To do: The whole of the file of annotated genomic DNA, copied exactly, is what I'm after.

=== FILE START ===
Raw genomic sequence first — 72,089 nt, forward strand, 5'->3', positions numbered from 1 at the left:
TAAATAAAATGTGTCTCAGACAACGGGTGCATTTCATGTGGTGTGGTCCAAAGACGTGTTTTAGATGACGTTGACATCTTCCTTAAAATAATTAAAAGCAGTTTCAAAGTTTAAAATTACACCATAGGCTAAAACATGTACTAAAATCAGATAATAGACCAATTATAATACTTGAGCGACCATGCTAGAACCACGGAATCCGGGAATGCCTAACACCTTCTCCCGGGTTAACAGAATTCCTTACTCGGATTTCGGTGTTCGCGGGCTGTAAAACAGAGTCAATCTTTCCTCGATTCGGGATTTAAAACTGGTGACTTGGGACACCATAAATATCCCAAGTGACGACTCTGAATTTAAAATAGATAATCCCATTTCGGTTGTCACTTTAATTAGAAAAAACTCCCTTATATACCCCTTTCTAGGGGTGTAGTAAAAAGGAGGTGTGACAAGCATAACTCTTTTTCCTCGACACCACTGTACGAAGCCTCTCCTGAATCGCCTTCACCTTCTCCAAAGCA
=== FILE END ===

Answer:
Raw genomic sequence first — 72,089 nt, forward strand, 5'->3', positions numbered from 1 at the left:
TAAATAAAATGTGTCTCAGACAACGGGTGCATTTCATGTGGTGTGGTCCAAAGACGTGTTTTAGATGACGTTGACATCTTCCTTAAAATAATTAAAAGCAGTTTCAAAGTTTAAAATTACACCATAGGCTAAAACATGTACTAAAATCAGATAATAGACCAATTATAATACTTGAGCGACCATGCTAGAACCACGGAATCCGGGAATGCCTAACACCTTCTCCCGGGTTAACAGAATTCCTTACTCGGATTTCGGTGTTCGCGGGCTGTAAAACAGAGTCAATCTTTCCTCGATTCGGGATTTAAAACTGGTGACTTGGGACACCATAAATATCCCAAGTGACGACTCTGAATTTAAAATAGATAATCCCATTTCGGTTGTCACTTTAATTAGAAAAAACTCCCTTATATACCCCTTTCTAGGGGTGTAGTAAAAAGGAGGTGTGACAAGCATAACTCTTTTTCCTCGACACCACTGTACGAAGCCTCTCCTGAATCGCCTTCACCTTCTCCAAAGCA